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Author Topic: US Elections 2020 (geopolitics, informed debate, no ad hominems)  (Read 111565 times)

TechTalk

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Re: US Elections 2020 (geopolitics, informed debate, no ad hominems)
« Reply #40 on: June 25, 2020, 05:23:52 pm »

Also, they were able to make a deal with Turkey and Syria, and things are quiet there again

Things are quiet there except for renewed protests followed with bombing by Russian jets on a number of villages in northwest Syria in the past couple of weeks. Then last week, new White House sanctions against Assad's support and Syria's dire economic situation.

But overall, yeah, it is better. Unless of course, you have a Russian bomb coming at you.
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Alan Klein

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Re: US Elections 2020 (geopolitics, informed debate, no ad hominems)
« Reply #41 on: June 25, 2020, 10:01:14 pm »

Things are quiet there except for renewed protests followed with bombing by Russian jets on a number of villages in northwest Syria in the past couple of weeks. Then last week, new White House sanctions against Assad's support and Syria's dire economic situation.

But overall, yeah, it is better. Unless of course, you have a Russian bomb coming at you.
Not America's problem.  We shouldn't be involved.  Can you imagine if we had troops there trying to sort out that mess among the Turks, Russians, Syrians, Kurds, Iraqis, Iranians, and all the other terrorist players jockeying for power, territory and control of oil?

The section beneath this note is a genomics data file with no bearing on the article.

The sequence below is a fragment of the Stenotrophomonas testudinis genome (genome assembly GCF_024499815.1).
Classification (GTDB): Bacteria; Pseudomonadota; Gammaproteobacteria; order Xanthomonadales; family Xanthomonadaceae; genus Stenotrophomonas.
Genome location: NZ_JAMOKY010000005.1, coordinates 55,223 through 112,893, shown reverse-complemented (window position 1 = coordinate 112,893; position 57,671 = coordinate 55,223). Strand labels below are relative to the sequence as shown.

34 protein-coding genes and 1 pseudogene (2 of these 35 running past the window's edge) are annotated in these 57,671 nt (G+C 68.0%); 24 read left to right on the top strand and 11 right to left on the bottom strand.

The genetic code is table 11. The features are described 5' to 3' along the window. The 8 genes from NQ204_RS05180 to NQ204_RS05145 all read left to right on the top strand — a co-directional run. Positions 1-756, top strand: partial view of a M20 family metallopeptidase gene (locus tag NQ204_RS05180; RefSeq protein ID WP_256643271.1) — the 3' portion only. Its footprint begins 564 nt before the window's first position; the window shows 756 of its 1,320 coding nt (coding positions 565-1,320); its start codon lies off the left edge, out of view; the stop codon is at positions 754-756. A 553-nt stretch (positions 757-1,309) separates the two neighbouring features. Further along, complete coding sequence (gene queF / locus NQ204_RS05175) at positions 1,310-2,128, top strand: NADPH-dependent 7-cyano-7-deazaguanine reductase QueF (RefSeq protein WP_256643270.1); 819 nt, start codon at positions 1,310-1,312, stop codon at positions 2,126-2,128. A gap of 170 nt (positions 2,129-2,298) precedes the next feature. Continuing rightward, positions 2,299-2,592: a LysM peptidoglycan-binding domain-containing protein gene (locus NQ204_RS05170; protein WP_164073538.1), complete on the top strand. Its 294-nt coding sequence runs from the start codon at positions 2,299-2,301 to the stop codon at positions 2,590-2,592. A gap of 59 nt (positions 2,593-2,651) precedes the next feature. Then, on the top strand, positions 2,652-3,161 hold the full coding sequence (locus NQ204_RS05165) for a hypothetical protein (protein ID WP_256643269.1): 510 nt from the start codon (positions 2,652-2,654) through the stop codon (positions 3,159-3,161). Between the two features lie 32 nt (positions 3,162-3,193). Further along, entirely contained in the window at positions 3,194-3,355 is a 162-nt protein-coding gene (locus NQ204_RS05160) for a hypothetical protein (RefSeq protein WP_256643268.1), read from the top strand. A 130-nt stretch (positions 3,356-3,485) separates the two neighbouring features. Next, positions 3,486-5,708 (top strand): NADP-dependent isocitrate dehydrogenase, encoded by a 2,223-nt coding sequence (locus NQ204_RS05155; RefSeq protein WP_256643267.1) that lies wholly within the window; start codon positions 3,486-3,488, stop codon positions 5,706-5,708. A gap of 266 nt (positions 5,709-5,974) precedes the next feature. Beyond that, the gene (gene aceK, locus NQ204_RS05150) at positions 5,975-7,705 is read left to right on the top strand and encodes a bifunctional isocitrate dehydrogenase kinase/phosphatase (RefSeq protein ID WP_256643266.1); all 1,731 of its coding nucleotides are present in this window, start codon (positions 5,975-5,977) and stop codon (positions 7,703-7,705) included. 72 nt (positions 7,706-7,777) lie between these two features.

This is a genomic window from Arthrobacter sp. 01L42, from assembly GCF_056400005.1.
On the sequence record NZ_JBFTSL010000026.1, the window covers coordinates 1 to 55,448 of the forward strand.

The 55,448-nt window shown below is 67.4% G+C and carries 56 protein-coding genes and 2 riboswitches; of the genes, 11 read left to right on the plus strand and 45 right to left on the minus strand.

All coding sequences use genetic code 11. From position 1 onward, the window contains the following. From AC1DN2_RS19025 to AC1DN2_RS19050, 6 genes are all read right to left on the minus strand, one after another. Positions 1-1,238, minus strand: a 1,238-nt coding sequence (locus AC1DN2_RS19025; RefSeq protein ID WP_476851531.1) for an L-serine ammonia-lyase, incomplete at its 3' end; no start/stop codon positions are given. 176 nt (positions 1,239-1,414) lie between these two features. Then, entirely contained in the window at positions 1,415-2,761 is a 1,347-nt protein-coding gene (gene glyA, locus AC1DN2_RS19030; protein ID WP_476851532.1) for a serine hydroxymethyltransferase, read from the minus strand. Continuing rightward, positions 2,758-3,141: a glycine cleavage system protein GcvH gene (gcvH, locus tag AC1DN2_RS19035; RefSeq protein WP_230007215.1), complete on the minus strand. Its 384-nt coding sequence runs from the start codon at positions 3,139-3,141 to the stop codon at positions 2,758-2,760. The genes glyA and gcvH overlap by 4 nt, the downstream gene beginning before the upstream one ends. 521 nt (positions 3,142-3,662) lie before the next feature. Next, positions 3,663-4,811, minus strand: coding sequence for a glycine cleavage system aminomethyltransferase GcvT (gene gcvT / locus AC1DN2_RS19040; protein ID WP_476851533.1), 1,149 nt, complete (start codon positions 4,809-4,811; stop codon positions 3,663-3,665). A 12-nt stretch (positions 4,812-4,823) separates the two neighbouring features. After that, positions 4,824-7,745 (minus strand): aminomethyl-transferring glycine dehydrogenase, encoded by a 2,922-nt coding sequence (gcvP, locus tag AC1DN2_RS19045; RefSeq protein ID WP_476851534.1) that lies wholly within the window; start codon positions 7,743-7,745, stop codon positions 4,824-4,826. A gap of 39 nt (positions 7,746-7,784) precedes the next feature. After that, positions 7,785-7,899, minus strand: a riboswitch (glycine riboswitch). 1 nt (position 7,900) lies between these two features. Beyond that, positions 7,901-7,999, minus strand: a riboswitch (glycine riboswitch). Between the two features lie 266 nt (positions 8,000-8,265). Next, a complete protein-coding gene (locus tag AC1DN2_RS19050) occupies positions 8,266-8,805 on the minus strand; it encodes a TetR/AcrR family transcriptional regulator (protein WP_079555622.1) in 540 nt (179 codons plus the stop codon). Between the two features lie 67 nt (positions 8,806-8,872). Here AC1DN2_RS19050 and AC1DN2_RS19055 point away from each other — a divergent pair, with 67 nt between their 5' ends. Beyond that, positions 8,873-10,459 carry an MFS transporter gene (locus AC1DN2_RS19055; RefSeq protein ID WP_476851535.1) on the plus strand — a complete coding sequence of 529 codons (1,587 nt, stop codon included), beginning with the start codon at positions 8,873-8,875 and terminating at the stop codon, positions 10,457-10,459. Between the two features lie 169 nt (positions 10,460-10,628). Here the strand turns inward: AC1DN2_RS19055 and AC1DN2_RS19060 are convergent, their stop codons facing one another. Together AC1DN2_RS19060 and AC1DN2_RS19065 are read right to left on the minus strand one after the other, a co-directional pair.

hogloff

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Re: US Elections 2020 (geopolitics, informed debate, no ad hominems)
« Reply #42 on: June 25, 2020, 11:15:28 pm »

Not America's problem.  We shouldn't be involved.  Can you imagine if we had troops there trying to sort out that mess among the Turks, Russians, Syrians, Kurds, Iraqis, Iranians, and all the other terrorist players jockeying for power, territory and control of oil?

Yeh, America never went onto foreign soil to control oil.
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BernardLanguillier

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Re: US Elections 2020 (geopolitics, informed debate, no ad hominems)
« Reply #43 on: June 25, 2020, 11:50:23 pm »

So someone can't have a differing point of view from yours, regarding the change in policy towards Kurdish allies, and be an American? That will surprise a lot of Republicans that condemned the policy!

Indeed.

But anyway only history will judge who is pro or anti American.

My view is that the hard core Trump supporters will go down as being profoundly anti-american.

I don’t see how you can disagree deeply with both Obama and Bolton and be pro-American.

Cheers,
Bernard

TechTalk

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Re: US Elections 2020 (geopolitics, informed debate, no ad hominems)
« Reply #44 on: June 25, 2020, 11:55:05 pm »

Not America's problem.  We shouldn't be involved.  Can you imagine if we had troops there trying to sort out that mess among the Turks, Russians, Syrians, Kurds, Iraqis, Iranians, and all the other terrorist players jockeying for power, territory and control of oil?

I don't need to imagine because US forces never left Syria. They're there today in Eastern Syria trying to avoid getting into conflicts with Russian and other forces in the area.

Voice of America News June 03, 2020: "Each day there are conversations between leaders here in the coalition and Russian leaders in Syria, where we share and exchange information on where our patrols will go," Caggins said, adding that there have been encounters between the two sides at times.

"Those encounters are normally resolved in a professional manner. And what we've seen in recent days was the United States escorting a Russian patrol out of an area that was not de-conflicted in eastern Syria," he told VOA.